The ICA is the most prominent structure in the PA. The petrous ICA enters the temporal bone into the carotid canal and extends till the foramen lacerum. It has three sections: a vertical portion, the genu, and the horizontal portion. At its entrance, the vertical ICA lies anterior to the cochlea. The anteromedial part of the roof of the horizontal ICA is formed by a thin plate of the bone that separates the artery from the trigeminal ganglion.
Pathologies affecting the petrous apex
A variety of diseases affect the PA and these can arise from the bone, meninges, pneumatized air cells, middle ear, cranial nerves, endolymphatic sac, or from the para-ganglionic chemoreceptors of the jugular bulb at the skull base. Razek et al. 4 proposed a classification of the lesions of the PA based on the type of lesions. In the following sections, we will discuss some of the most important lesions and the most relevant surgical approaches.
Petrous apex cholesterol granuloma (PACG)
A PACG is a lesion that primarily develops as a result of a foreign body-giant cell response to cholesterol deposits. This lesion becomes a cavity with a fibrous lining and is filled by a golden to brownish yellow fluid that contains lipids and cholesterol crystals. It is surrounded by foreign body-giant cells, reactive fibrous tissue, vascular proliferation, and chronic inflammation. Cholesterol granulomas are the most common lesions arising in the PA. Classically, they occur in patients with a pneumatized PA and a long-standing history of otitis media. Pneumatization of the PA has been reported in about 9-30% of temporal bones and this partially explains the rarity of the disease. There are two theories to explain the origin of PACG: the older obstruction-vacuum theory and the newer theory proposed by Jackler et al of marrow exposure 5. The exposed marrow theory has been supported by evidence from recent studies 6. Clinical features of PACG may overlap with some of the other inner ear pathologies, therefore radiological diagnosis is often crucial in supporting the diagnosis. Many times the diagnosis is incidental. In our series 7 the following symptoms were noted: hearing loss (60%), vertigo and tinnitus (27%), diplopia (40%), headache (27%), facial paresthesia (13%), trigeminal neuralgia (7%), and hemifacial spasm (7%). Other signs like seizures and signs of brainstem compression may appear in larger lesions. Magnetic resonance imaging (MRI) is a reliable tool for the diagnosis of this lesion. Although most other PA lesions have low or intermediate signal intensity on T1-weighted images, PACG is usually hyperintense on both T1-and T2-weighted images. Computed tomography (CT) scan will show an isodense lesion, with evidence of bone erosion.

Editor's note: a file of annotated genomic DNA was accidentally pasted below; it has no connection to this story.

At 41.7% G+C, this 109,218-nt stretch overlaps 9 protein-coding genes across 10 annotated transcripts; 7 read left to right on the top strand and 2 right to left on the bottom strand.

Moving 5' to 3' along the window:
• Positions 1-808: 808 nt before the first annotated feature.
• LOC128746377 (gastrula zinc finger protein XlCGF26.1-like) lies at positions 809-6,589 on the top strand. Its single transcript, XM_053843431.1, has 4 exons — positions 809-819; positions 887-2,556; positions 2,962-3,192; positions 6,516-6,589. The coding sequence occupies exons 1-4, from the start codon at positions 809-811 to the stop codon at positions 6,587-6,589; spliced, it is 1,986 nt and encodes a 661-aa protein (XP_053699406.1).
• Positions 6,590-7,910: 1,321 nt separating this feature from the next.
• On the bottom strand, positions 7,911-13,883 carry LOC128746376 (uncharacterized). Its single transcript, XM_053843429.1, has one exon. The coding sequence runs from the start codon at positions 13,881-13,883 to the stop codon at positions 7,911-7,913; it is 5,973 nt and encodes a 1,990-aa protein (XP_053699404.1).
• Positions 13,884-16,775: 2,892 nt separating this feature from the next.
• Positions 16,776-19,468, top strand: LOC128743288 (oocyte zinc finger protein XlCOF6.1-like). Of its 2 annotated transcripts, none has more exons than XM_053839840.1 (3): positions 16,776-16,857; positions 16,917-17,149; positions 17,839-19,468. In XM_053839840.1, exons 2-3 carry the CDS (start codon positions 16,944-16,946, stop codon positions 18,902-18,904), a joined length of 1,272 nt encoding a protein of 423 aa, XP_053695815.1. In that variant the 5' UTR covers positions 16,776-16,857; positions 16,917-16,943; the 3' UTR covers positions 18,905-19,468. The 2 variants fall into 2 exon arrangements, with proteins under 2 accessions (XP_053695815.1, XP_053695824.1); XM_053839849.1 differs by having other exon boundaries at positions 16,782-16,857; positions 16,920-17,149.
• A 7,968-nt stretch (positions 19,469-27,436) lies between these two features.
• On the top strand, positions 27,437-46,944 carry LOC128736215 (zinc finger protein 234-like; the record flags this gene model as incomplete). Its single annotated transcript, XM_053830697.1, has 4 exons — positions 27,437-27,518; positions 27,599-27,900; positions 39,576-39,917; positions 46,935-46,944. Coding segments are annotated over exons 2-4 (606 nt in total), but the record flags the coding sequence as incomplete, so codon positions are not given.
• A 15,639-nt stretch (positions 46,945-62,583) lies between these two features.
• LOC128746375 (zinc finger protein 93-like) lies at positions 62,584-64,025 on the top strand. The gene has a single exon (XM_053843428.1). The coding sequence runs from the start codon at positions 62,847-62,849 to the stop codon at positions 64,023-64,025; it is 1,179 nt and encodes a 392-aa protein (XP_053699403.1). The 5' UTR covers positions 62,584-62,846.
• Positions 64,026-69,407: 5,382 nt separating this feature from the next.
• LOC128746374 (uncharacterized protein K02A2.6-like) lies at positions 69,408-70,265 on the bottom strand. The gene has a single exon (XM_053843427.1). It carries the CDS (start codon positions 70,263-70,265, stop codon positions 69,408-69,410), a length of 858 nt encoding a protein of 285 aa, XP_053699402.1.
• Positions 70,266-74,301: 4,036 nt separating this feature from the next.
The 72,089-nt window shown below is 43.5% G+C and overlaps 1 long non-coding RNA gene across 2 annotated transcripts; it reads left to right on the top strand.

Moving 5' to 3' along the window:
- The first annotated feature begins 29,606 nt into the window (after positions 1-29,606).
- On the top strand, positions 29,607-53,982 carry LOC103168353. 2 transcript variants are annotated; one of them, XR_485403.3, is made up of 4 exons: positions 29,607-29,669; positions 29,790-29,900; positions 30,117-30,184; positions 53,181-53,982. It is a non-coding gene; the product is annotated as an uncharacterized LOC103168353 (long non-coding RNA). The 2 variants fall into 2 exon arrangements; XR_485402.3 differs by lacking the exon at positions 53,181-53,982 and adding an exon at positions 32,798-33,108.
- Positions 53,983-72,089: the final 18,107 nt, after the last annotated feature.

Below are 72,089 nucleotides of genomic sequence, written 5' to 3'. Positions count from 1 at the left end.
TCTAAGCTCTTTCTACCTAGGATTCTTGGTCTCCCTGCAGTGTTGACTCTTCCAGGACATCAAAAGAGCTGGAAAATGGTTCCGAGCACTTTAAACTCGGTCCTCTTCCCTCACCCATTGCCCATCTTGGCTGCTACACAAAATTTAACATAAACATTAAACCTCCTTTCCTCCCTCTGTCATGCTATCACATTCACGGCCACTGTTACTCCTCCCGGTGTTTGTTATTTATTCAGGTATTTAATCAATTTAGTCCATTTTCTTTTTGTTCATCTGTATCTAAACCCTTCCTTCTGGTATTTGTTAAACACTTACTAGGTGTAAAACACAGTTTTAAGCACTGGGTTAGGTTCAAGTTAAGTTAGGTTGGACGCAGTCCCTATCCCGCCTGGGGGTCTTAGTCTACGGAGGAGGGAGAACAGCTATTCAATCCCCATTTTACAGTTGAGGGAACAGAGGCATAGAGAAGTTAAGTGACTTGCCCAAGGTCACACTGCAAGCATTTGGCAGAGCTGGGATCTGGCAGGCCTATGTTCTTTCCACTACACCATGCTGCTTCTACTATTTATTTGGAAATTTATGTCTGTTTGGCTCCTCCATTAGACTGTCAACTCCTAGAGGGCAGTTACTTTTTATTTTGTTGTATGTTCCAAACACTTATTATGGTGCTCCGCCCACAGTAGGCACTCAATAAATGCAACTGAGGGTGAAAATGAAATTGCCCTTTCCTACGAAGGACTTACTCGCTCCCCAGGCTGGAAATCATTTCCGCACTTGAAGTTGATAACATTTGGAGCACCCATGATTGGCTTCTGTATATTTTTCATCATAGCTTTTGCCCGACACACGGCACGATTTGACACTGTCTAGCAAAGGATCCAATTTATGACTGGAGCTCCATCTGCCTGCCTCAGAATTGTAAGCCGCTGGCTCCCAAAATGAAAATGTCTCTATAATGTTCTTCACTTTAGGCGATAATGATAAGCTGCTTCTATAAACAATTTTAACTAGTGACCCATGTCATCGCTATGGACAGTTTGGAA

Management of PACG can be conservative or surgical. Small lesions that are asymptomatic or those that are discovered incidentally can be managed by a wait-and-scan policy. In our series of 30 patients, 13 were managed with the latter policy and in this group only one lesion showed growth of the lesion during the follow-up. Larger lesions or those that induce symptoms must be operated.